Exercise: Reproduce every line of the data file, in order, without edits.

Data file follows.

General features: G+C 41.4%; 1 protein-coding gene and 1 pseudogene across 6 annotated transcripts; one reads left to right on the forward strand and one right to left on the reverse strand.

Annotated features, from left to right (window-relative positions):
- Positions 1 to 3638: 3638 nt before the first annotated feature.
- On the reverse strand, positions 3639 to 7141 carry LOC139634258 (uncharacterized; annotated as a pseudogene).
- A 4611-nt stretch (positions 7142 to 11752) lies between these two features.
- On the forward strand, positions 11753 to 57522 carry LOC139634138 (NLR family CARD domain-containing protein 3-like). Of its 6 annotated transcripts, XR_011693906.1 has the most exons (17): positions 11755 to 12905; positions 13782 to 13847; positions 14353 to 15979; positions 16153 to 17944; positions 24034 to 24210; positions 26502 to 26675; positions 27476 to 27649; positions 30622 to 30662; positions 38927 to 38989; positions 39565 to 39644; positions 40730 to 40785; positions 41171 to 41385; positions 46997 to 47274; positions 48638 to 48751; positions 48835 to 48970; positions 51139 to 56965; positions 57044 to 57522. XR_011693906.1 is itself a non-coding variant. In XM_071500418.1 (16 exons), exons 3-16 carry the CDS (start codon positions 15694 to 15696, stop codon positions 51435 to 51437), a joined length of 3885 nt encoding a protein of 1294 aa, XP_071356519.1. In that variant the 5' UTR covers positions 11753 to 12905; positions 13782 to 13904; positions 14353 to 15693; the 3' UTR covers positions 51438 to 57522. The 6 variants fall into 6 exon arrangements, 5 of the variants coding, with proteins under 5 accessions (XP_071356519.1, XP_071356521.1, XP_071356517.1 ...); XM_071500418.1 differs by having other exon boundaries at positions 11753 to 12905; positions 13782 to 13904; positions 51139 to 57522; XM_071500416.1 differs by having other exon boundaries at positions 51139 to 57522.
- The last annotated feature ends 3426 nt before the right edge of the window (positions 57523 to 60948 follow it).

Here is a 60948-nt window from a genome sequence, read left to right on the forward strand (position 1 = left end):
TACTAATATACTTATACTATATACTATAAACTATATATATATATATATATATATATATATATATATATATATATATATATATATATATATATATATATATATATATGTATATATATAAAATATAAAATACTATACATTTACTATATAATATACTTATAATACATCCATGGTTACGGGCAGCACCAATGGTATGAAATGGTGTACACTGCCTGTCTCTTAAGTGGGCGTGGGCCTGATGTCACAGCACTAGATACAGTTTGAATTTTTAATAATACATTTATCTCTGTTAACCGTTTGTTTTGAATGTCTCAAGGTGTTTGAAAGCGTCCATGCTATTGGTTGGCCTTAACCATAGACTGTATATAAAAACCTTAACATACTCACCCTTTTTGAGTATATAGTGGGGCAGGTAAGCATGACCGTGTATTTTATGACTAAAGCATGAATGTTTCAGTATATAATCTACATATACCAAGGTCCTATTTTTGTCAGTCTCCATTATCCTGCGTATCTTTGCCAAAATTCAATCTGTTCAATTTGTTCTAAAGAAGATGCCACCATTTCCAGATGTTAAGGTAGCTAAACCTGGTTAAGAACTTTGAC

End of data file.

General features: G+C 41.4%; 1 protein-coding gene and 1 pseudogene across 6 annotated transcripts; one reads left to right on the forward strand and one right to left on the reverse strand.

Annotated features, from left to right (window-relative positions):
- Positions 1 to 3638: 3638 nt before the first annotated feature.
- On the reverse strand, positions 3639 to 7141 carry LOC139634258 (uncharacterized; annotated as a pseudogene).
- A 4611-nt stretch (positions 7142 to 11752) lies between these two features.
- On the forward strand, positions 11753 to 57522 carry LOC139634138 (NLR family CARD domain-containing protein 3-like). Of its 6 annotated transcripts, XR_011693906.1 has the most exons (17): positions 11755 to 12905; positions 13782 to 13847; positions 14353 to 15979; positions 16153 to 17944; positions 24034 to 24210; positions 26502 to 26675; positions 27476 to 27649; positions 30622 to 30662; positions 38927 to 38989; positions 39565 to 39644; positions 40730 to 40785; positions 41171 to 41385; positions 46997 to 47274; positions 48638 to 48751; positions 48835 to 48970; positions 51139 to 56965; positions 57044 to 57522. XR_011693906.1 is itself a non-coding variant. In XM_071500418.1 (16 exons), exons 3-16 carry the CDS (start codon positions 15694 to 15696, stop codon positions 51435 to 51437), a joined length of 3885 nt encoding a protein of 1294 aa, XP_071356519.1. In that variant the 5' UTR covers positions 11753 to 12905; positions 13782 to 13904; positions 14353 to 15693; the 3' UTR covers positions 51438 to 57522. The 6 variants fall into 6 exon arrangements, 5 of the variants coding, with proteins under 5 accessions (XP_071356519.1, XP_071356521.1, XP_071356517.1 ...); XM_071500418.1 differs by having other exon boundaries at positions 11753 to 12905; positions 13782 to 13904; positions 51139 to 57522; XM_071500416.1 differs by having other exon boundaries at positions 51139 to 57522.
- The last annotated feature ends 3426 nt before the right edge of the window (positions 57523 to 60948 follow it).

Here is a 60948-nt window from a genome sequence, read left to right on the forward strand (position 1 = left end):
TACTAATATACTTATACTATATACTATAAACTATATATATATATATATATATATATATATATATATATATATATATATATATATATATATATATATATATATATATGTATATATATAAAATATAAAATACTATACATTTACTATATAATATACTTATAATACATCCATGGTTACGGGCAGCACCAATGGTATGAAATGGTGTACACTGCCTGTCTCTTAAGTGGGCGTGGGCCTGATGTCACAGCACTAGATACAGTTTGAATTTTTAATAATACATTTATCTCTGTTAACCGTTTGTTTTGAATGTCTCAAGGTGTTTGAAAGCGTCCATGCTATTGGTTGGCCTTAACCATAGACTGTATATAAAAACCTTAACATACTCACCCTTTTTGAGTATATAGTGGGGCAGGTAAGCATGACCGTGTATTTTATGACTAAAGCATGAATGTTTCAGTATATAATCTACATATACCAAGGTCCTATTTTTGTCAGTCTCCATTATCCTGCGTATCTTTGCCAAAATTCAATCTGTTCAATTTGTTCTAAAGAAGATGCCACCATTTCCAGATGTTAAGGTAGCTAAACCTGGTTAAGAACTTTGAC